How Do You Want to Be Perceived?
Oscar and Sandra are colleagues in their company’s Direct Materials Purchasing Department. They live near one another and take turns driving their 45-minute commute to work. They talk about what is happening at work during their commute. Their department recently conducted 360 degree feedback surveys. The surveys were designed to provide individuals with feedback on their behavior from their peers, subordinates, and supervisors. The intention of the feedback is to help individuals with their personal development and to assist them with increasing their personal effectiveness. The conversation this morning was on the feedback Oscar and Sandra received.
Sandra: I received my 360 degree feedback survey results. Have you received yours?
Oscar: Yes, I have and I am very pleased with the feedback I received from my peers, the people who report to me, and from my boss. The results matched how I want to be perceived.
Sandra: How do you want to be perceived?
Oscar: I want to be perceived as driven; assertive but not aggressive; a great team player; and having a very positive attitude.
Sandra: Congratulations. I did not fare so well with my results. The feedback was not what I expected. When I read the results, I thought there might have been a mix-up. I thought that I must have been provided the wrong feedback. Maybe, the survey was sent to individuals who were not my peers, subordinates, or my boss. Mark, our HR business partner, checked the results I received and confirmed that the results were from the right individuals.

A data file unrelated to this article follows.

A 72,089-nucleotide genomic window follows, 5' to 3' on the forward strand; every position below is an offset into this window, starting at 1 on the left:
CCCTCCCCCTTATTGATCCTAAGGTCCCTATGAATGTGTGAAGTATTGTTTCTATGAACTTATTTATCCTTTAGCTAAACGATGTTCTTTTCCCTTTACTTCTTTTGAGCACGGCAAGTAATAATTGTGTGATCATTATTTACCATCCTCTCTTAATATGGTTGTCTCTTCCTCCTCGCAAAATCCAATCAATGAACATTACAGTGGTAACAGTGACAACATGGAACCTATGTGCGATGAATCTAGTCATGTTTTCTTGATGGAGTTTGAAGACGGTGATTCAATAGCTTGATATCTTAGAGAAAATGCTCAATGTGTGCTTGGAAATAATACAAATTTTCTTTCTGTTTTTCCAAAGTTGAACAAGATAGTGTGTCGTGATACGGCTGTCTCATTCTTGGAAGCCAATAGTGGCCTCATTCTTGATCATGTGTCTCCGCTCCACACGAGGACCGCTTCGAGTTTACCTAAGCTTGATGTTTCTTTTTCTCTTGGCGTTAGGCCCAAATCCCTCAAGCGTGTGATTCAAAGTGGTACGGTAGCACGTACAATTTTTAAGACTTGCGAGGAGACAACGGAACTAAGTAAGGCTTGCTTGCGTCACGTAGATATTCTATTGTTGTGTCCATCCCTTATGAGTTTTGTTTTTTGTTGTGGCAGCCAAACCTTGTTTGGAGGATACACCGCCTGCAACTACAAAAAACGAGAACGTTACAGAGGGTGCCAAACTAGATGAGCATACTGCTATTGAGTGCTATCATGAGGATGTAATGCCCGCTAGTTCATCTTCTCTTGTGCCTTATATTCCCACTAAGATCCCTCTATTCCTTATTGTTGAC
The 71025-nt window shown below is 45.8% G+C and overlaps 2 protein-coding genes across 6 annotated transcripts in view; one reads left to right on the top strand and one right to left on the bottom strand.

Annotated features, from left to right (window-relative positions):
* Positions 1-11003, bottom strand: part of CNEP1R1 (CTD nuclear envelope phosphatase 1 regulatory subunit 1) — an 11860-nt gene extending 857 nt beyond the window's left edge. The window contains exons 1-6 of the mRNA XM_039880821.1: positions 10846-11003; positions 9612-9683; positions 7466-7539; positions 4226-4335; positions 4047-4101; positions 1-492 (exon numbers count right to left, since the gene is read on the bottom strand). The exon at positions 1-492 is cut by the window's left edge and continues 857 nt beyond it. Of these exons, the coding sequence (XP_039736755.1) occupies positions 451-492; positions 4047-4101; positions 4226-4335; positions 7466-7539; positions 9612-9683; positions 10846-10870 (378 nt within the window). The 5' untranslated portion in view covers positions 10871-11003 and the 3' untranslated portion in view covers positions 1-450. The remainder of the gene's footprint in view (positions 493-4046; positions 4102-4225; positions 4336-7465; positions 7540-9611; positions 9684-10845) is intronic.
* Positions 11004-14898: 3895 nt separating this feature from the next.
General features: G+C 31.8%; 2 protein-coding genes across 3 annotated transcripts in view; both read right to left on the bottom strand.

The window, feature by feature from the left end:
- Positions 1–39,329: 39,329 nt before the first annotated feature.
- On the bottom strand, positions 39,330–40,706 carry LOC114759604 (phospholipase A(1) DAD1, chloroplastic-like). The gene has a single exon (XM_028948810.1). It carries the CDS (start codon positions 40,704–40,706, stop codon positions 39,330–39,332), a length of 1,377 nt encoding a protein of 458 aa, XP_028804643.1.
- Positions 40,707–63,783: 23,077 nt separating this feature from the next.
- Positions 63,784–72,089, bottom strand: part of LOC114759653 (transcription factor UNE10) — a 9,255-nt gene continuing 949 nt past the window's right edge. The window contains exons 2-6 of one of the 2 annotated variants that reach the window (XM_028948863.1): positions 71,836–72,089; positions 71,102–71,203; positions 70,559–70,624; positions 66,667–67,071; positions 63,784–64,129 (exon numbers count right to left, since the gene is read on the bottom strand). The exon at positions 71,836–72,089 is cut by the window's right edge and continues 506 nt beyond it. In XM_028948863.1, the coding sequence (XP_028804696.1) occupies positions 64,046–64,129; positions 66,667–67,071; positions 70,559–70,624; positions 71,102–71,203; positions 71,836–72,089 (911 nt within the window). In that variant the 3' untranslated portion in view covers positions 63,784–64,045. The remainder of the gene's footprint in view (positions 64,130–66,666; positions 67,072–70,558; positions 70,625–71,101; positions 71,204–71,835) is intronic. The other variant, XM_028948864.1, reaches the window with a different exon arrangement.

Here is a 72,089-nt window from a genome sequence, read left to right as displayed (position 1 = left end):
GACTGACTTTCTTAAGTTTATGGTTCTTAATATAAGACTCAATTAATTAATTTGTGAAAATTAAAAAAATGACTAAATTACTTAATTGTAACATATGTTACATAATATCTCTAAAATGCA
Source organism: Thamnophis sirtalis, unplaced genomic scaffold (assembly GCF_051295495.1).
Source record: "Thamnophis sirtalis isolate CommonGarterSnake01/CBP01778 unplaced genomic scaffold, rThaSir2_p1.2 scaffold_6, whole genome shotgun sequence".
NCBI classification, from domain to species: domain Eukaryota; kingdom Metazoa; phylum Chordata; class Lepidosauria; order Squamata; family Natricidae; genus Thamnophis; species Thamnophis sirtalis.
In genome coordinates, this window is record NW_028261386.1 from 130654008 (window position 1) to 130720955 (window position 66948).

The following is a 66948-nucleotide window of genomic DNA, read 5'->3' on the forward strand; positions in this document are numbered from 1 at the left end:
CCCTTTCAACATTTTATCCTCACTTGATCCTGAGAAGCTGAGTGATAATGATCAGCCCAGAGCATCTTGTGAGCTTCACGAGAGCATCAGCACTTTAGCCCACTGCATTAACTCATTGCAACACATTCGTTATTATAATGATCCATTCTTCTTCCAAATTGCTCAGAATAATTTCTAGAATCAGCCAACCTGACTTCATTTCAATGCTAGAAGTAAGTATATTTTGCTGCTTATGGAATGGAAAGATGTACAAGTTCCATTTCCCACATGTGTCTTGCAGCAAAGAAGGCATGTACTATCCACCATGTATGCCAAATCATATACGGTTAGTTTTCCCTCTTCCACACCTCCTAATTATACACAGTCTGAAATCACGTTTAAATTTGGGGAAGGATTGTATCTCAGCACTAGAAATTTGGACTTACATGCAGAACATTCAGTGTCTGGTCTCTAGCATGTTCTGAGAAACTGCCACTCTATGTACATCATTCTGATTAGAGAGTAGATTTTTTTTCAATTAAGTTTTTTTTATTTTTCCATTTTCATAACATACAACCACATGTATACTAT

Oscar: What was the difference between the feedback you received and what you expected?
Sandra: I think of myself as being assertive, one who takes the lead to help my team accomplish its objectives and resolve issues, and that I have a great sense of humor.
Oscar: I gather that was not the feedback you received.
Sandra: You gathered right. The feedback I received was that I was pushy, self-promoting, did not listen to the opinions and suggestions from others, and that I was sarcastic. I was shocked about the feedback. It felt like a punch to my gut.
Oscar: Sandra, I feel so sorry that about your experience.
Sandra: Oscar, I have heard that perception is reality. What did you do to align your perception of yourself to the reality of how others see you?
Oscar: I manage perception, the personal image I want to portray?
Sandra: How do you do that?
Oscar: I developed a personal brand statement which includes what I stand for, the value I offer to the company, and what makes me unique?
Sandra: I also did that. Remember we were in the same personal branding workshop the Procurement organization offered to its members 2 years ago.
Oscar: What did you do with your personal brand statement?
Sandra: You got me. I have not looked at my statement in quite some time.
Oscar: I decided to make sure that I reflected my personal brand. I wanted people to think of me in terms of my personal brand statement and other things I wanted people to think when they heard my name or interacted with me.
Sandra: That sounds like self-advertising!
Sandra: Somewhat? Tell me more.
Oscar: I did subtle self-advertising.
Sandra: Subtle advertising?